5 December

1639 death of Sir Henry Wotton

1832 birth of Charles Yriarte
1857 death of Christian Daniel Rauch
1862 death of Augustin Nicolas Caristie

assimilating architecture?
1998.12.05 11:30     3749 4401b 4402b 4403c 4706

virtual Gerusalemme
2001.12.05 20:03     2070 3728e 5035

The Greatest Thesis Titles EVER!
2005.12.05 11:38     3899b

Thom Mayne on Charlie Rose
2005.12.05 13:22     4000d
2005.12.05 16:00     3749i 3770l

where's the avant garde?
2009.12.05 12:42     3749s 3771b 4600j

How can architects help the Gaza strip people?
2012.12.05 10:40     4402h

5 December
2013.12.05 21:33     3306f mp6606x

"Are we human?" Curators Beatriz Colomina and Mark Wigley announce concept for 2016 Istanbul Design Biennial
2015.12.05 16:59     3313g
2015.12.05 20:14     3313h 3727i
2015.12.05 23:19     3313h


Horace Trumbauer, Whitemarsh Hall (Wyndmoor, PA: under construction, 1917.12.05)





1998.12.05 11:30
assimilating architecture?
Since c.1500, humanity (however, mostly Western/European culture) has operated predominantly under the influence of an assimilating imagination--a process whereby everything about this planet, and even beyond, has been and still is run through the workings of absorption -- absorption of land, data, capital, whole societies, etc. (Science in general is a very assimilating process, and genocide is just one example of absorption in the extreme--purge.)
According to chronosomatics, a theory based on the interrelationship of time and the human body, there are roughly 200 years left where assimilation will play a major role with regard to the human imagination, and, more importantly, the next 200 years of assimilation will also be the largest and grossest "chunks" of assimilation yet, perhaps culminating with the total and complete knowledge of every bit of rhyme, reason, cause and effect of the human genome. Chronosomatics also shows us that metabolism (equal doses of creation and destruction) has been steadily becoming the new and eventually predominate operation of the human imagination. Therefore there is a strong pluralism within the operation of the human imagination today as well.
Are there thus some things within the last 500 years architectural history that relate to the notion of an assimilating architecture? Is there something about the present state of architectural affairs that points to an assimilating and/or metabolic architecture? For example, is the high eclecticism of the late 19th century one form of assimilating architecture? Is Le Corbusier's Purism akin to assimilating architecture in the extreme? Is the current widespread/global land development precisely a continuation of the assimilating process begun by the likes of Christopher Columbus? Will humanity, 200 years hence, have come extremely close to assimilating (for better or for worse) every square inch of this planet?
Personally, I think the answer is yes, but that's not the worst of it. After assimilation ceases to be a major element within the operation of the human imagination, humanity will spend 500 years working under the influence of an almost purely metabolic imagination. Imagine living on Earth when pretty much everything thought and done is create and destroy, create and destroy, create and destroy. . . . .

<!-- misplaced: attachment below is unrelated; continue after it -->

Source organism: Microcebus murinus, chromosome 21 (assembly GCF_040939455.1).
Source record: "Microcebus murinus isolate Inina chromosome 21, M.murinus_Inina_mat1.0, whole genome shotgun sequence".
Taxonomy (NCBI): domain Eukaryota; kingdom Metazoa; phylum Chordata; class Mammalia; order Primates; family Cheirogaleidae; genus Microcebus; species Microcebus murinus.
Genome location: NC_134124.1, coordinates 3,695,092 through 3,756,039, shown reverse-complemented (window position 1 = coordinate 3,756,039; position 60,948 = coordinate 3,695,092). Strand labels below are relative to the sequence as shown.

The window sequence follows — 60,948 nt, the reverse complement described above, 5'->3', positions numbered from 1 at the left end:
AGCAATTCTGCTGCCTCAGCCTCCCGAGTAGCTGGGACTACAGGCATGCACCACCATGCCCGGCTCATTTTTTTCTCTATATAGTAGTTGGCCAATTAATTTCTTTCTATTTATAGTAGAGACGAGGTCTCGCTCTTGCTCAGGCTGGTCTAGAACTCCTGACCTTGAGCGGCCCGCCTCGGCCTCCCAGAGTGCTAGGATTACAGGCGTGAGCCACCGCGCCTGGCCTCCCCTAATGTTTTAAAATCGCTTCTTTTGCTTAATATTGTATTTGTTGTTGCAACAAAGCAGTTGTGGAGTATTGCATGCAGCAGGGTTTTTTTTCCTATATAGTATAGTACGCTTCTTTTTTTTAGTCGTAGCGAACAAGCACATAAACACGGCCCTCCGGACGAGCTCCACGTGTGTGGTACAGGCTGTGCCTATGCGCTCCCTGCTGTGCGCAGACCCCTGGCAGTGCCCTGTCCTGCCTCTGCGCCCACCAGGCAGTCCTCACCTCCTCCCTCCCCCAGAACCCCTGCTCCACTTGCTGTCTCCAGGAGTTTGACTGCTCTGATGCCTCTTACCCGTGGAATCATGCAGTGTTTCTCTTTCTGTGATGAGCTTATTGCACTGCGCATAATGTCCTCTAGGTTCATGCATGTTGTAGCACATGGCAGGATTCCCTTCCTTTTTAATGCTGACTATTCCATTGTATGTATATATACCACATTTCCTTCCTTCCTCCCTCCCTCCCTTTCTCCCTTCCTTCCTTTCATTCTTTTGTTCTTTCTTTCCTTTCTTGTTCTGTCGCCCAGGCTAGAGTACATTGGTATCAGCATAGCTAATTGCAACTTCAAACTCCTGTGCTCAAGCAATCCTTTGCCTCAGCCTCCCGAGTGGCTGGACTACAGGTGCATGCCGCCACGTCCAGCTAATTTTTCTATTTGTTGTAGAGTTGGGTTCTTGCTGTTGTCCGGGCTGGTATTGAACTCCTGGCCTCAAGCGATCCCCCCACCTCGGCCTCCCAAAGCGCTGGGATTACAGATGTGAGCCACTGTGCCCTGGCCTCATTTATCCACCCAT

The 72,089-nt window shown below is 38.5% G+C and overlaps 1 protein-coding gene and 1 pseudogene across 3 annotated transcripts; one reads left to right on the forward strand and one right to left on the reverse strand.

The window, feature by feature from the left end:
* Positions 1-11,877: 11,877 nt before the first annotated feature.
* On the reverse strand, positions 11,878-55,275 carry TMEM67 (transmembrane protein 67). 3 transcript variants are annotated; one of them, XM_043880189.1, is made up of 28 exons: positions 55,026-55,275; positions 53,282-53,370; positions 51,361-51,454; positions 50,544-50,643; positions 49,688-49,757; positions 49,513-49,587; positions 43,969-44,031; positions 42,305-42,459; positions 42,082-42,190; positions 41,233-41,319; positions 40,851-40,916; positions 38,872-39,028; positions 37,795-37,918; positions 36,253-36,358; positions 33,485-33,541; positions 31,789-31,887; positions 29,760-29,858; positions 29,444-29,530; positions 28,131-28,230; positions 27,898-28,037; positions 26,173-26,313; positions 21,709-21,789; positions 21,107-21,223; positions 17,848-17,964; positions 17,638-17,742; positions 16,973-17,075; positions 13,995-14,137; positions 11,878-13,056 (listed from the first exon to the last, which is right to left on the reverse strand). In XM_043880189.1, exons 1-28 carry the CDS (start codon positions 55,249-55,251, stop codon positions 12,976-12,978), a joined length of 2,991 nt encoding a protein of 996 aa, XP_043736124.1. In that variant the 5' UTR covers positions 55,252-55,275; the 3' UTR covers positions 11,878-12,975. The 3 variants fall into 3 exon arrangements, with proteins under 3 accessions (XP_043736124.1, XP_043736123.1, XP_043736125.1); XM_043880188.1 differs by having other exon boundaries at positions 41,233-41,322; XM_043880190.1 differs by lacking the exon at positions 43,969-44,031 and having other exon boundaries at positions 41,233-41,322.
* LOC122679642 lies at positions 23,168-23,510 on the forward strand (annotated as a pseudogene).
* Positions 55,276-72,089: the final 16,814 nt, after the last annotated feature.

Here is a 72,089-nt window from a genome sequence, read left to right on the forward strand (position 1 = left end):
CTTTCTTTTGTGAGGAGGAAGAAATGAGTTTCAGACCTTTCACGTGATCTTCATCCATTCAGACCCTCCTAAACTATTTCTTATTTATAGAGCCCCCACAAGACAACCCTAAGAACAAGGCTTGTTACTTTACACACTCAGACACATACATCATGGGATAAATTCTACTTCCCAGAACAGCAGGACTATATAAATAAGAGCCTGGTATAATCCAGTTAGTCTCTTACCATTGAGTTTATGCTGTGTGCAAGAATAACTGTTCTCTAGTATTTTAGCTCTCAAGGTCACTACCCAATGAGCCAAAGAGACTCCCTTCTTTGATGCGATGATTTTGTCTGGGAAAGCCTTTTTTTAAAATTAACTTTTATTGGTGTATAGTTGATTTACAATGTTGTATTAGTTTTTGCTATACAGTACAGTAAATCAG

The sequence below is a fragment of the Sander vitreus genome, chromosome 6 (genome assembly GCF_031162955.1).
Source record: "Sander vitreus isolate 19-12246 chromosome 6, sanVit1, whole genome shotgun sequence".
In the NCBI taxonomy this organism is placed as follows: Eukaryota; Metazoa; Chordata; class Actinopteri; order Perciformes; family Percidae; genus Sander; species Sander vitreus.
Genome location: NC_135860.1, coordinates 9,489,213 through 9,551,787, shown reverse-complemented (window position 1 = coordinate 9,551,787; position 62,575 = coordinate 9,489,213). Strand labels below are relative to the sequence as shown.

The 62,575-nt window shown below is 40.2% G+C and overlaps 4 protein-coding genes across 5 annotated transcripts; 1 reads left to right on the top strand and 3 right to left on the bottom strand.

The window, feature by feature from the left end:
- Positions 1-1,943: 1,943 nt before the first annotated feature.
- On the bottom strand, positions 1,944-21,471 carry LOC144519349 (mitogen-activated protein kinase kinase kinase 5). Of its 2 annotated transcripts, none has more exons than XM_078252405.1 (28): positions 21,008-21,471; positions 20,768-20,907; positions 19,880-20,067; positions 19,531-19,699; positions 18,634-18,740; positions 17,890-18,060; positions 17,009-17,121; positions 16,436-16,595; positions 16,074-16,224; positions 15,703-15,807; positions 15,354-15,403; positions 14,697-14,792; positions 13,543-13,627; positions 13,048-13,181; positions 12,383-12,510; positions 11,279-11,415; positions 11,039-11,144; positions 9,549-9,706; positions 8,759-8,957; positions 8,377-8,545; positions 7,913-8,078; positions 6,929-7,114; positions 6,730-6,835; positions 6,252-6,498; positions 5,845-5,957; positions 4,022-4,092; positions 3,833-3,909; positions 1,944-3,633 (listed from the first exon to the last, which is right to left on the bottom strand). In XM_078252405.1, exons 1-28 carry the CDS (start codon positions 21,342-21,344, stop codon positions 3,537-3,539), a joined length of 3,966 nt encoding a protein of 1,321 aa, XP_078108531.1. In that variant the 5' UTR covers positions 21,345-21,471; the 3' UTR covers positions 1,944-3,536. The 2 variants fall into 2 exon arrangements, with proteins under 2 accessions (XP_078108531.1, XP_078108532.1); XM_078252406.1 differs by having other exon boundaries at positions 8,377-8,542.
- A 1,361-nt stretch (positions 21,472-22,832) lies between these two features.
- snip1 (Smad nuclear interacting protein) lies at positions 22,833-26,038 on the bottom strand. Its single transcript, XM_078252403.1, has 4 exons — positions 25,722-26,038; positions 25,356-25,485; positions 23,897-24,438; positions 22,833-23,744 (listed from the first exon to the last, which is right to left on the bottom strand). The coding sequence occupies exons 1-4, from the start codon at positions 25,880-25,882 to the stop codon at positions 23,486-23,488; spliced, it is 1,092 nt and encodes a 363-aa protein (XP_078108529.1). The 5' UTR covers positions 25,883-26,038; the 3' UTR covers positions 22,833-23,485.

2005.12.05 13:22
Thom Mayne on Charlie Rose
Morphosis architecture represents architecture well, but I don't think Mayne on Rose represented architecture well at all. The times when Rose "had no idea what he (Mayne) was talking about" are when Mayne didn't honestly answer the question. For example, when Rose asked what motivates Mayne's design now, Mayne couldn't give an honest objective answer. Instead, Mayne, after some silence, gave ethereal blah-blah. Granted, it was just that type of stuff architects are used to hearing at design juries among themselves, but that does not make it a good answer.


2005.12.05 16:00
Thom Mayne on Charlie Rose
First of all, presenting a sound-bite answer is not the issue here, especially since Rose gave Mayne a whole hour. Rose's question contained some leads, "is it politics?, is it style?" (I don't remember all the exact words), and given the question, I would have given the context of where I see Morphosis within architectural history, and then explained what the Morphosis design approach sets out to accomplish. I can't answer what Mayne would say himself, but that's the way I would have approached an answer to the question. What I thought after I saw Mayne's hesitation and then heard his answer is just how afraid and subsequently unable architects are at talking about style. But, more to the point, architects are afraid to discuss their motivation because a lot of the motivation (especially for Morphosis) is about creating a certain style.
style 1 : the way in which something is said, done, expressed, or performed
The notion of style in architecture has been so debased by Modernism's reaction to eclecticism that architects now don't even know how to talk about it.

07120501 Girard Collage site plan
07120502 Girard Collage model
07120503 Girard Collage perspectives axonometrics


2009.12.05 12:42
where's the avant garde?
Get a notion or idea
that most will resist,
and chances are
that it's avant garde.

13120508 IQ08 composite plan data   2170i40


14120501 Ury House 1100x550 plan orthagonal /domestic



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